Tall and with a carriage that commands respect, Foley listens intently when others talk, strands of short grey hair shaking in front of thick rimmed glasses as she nods enthusiastically. She was born in 1955, but still seems to have the energy of a college student, checking her phone minute by minute, touching base with others on Facebook, Twitter, Linked-In, and various blogs that have made community organizing much easier since the days of picket lines and door-to-door pamphlets. (“I’ve done that too,” she says.)
Foley’s largest fingerprint on Dorchester is the Red Line’s Ashmont Station and surrounding Peabody Square. In 2005, the city had set aside $16 million for each of the four Dorchester T stops. Together with Chris Stanley, Foley co-chaired the Citizen Advisory Committee. The committee insisted that the $16 million the city proposed for the work might be enough for the other stops, the condition and location of Ashmont Station meant it would need more work.
When the station was finally dedicated in 2011, it had cost nearly $84 million. For a neighborhood regarded by outsiders with a skeptical eye, the new face of Peabody Square is clean and bustling, a destination for many of the area’s best restaurants and shops.
One truism of community reform holds true for most of what Foley has helped change: Progress takes time. The Dorchester Arts Collaborative, for example, which Foley co-founded with Joyce Linehan in 2002, is just now getting its first physical home, years after Foley stepped down.
Joel Wool, who worked with her as part of Americorp in 2010, says of Foley’s initial efforts with the Dorchester Environmental Health Coalition: “It’s now ten years out from her environmental work and we’re seeing a lot of that help now.”
Wool says Foley’s “persistence with passion” may be her greatest strength. It means being angry when the system doesn’t work the way Foley envisions. It means refusing to take no for an answer.
To Dorchester resident Craig Galvin, it means speaking her mind. “She’s not afraid to say what she means,” Galvin says, “and mean what she says.”
The renovation around Ashmont Station is a clear example.
“If I had said ‘oh fine’,” Foley says, “we would have a non-leaking, freshly painted but ugly Ashmont Station.”
These days, Foley says she is a long way from her early activism work, years of micromanaging, which she calls “the Rosanne show.” Today, one is more apt to think of Foley as an entrepreneur. Rather than taking the reins of a project herself, she is more likely to teach others how to make change themselves.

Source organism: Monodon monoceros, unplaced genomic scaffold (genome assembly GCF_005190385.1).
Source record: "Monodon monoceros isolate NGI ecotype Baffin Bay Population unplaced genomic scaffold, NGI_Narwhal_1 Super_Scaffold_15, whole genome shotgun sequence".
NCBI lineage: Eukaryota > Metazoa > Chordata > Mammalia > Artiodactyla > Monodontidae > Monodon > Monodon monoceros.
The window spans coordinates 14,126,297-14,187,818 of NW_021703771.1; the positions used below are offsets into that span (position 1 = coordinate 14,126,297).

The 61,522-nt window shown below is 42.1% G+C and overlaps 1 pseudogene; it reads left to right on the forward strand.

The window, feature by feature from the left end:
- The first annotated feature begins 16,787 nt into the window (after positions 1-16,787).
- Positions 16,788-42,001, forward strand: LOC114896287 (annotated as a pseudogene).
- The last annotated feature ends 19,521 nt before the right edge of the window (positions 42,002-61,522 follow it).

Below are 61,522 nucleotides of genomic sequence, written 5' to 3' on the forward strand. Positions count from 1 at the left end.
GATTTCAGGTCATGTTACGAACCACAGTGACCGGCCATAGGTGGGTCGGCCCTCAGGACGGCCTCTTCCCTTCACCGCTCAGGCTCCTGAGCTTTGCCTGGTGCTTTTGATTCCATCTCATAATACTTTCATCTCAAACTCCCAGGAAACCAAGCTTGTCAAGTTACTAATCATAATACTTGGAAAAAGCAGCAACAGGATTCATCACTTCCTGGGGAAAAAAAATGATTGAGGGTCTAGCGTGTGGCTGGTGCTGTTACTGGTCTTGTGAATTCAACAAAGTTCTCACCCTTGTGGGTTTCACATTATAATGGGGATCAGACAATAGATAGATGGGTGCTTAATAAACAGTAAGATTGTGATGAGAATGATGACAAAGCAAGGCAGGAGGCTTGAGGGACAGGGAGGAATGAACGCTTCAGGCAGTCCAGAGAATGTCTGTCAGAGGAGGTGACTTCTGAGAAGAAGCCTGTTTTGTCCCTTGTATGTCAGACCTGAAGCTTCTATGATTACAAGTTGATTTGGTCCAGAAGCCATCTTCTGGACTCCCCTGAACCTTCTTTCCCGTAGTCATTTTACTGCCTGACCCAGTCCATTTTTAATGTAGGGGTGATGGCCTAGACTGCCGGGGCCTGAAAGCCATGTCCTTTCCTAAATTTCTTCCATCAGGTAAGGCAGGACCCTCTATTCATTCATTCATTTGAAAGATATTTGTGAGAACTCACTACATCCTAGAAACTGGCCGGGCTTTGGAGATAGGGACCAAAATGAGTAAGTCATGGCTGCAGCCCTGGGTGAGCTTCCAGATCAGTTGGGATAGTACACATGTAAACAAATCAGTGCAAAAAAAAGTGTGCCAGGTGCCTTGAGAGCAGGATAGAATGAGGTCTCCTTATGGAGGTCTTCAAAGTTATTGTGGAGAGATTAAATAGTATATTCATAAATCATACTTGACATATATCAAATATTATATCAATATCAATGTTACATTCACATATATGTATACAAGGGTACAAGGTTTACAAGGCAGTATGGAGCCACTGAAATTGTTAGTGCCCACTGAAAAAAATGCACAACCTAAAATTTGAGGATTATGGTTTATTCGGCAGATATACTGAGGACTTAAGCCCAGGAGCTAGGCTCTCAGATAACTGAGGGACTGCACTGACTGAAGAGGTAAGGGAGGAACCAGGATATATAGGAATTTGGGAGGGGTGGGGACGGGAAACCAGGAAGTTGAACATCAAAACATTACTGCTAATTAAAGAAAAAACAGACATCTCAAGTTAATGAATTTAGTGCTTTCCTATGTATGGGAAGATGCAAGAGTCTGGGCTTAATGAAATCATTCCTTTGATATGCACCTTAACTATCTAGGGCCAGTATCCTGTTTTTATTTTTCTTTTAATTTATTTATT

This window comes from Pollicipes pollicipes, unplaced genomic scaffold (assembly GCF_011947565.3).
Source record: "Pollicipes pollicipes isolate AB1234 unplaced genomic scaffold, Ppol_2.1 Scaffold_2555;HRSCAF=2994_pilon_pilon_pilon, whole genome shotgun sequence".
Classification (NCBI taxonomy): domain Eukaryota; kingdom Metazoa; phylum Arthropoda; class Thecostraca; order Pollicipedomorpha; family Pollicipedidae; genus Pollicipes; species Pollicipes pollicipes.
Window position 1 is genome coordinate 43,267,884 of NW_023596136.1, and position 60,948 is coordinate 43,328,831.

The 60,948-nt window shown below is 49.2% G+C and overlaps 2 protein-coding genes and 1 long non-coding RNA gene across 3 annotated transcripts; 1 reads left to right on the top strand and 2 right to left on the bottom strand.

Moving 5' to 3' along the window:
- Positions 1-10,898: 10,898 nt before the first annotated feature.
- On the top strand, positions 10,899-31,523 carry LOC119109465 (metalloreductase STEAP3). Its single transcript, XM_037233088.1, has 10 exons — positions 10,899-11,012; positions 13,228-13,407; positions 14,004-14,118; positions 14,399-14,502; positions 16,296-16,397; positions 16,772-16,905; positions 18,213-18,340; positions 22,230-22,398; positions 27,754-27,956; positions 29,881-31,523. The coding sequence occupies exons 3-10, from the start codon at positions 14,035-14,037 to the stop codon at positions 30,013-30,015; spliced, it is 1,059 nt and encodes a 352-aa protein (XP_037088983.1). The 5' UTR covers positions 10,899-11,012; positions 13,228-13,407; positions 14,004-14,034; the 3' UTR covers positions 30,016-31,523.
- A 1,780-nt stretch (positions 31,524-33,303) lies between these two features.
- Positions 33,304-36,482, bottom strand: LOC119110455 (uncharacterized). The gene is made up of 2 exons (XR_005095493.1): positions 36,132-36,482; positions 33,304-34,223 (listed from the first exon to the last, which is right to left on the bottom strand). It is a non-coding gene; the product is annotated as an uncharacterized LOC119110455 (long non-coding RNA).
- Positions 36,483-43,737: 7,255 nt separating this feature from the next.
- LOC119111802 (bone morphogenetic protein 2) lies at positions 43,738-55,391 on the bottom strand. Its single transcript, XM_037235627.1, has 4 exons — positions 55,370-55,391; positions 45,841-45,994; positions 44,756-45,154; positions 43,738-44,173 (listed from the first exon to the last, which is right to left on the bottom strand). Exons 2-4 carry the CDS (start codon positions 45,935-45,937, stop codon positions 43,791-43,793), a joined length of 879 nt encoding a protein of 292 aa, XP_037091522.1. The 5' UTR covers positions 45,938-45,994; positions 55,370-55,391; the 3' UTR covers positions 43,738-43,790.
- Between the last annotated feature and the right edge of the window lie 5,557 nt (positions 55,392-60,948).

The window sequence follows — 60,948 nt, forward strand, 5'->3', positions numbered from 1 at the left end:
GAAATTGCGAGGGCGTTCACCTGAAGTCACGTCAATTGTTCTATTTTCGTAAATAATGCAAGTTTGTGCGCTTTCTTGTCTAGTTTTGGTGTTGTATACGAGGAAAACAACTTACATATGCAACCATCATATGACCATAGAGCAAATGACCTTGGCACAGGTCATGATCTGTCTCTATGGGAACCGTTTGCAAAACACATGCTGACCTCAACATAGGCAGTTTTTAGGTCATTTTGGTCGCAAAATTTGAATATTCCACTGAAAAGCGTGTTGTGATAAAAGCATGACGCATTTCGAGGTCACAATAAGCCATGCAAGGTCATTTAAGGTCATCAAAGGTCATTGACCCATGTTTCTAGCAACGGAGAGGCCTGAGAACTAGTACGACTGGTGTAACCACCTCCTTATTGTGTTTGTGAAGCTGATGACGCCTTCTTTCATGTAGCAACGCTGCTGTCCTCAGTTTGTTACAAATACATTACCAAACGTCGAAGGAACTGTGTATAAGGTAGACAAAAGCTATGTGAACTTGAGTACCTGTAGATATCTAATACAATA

When Jenny Silverman, for example, wanted to start the Dorchester Community Food Co-Op so that residents could buy and sell local produce, she asked Foley if the project was worthwhile. With a portion of an endowment left over from Green Dorchester, Foley offered to help get the project running. “Yes it’s a good idea,” she remembers saying, “in fact Green Dorchester will pay you to do it.”
Foley has been interested in history even before graduating from Northeastern with a degree in Art History in 1984. Wool says understanding the past is one of the best lessons Foley taught him. “Every person, place and organization has a history. Once you know that, you know what a building needs to be,” he says.
That’s why, when working on a development project like the Ashmont Station, for example, Foley can get past esoteric architectural terms to “what will it feel like to have a triple decker on this street.”
Often, Foley’s vision for her community takes a back seat to smaller, more manageable goals, like convincing her neighbors that more trees would be good for Dorchester. She remembers one meeting where, as part of her environmental work she encouraged residents to plant trees. One audience member was unconvinced. That individual voiced her hatred of trees, blaming one planted in her front lawn for tedious leaf cleanup and standing in the way of her car door and granddaughters stroller. “That made sense then,” Foley says even as she rolls her eyes, “the city planted the wrong type of tree in front of your house, let’s find the right kind.”
Whatever the method, Foley’s work has changed Dorchester in ways big and small. Jef Foley remembers that in the midst of the almost ten years of renovation that changed the face of Ashmont Station the two took the time to save a tree that was set to be demolished. “Here we are, two 55 year old bodies, wrestling this tree,” he remembers. It was hard work, but Jef proudly acknowledges: “that tree is still there.” If you happen to walk through Dorchester with Rosanne Foley one day you can see for yourself, a small reminder of her big work.
This article is being published under an arrangement between the Boston Globe and Emerson College.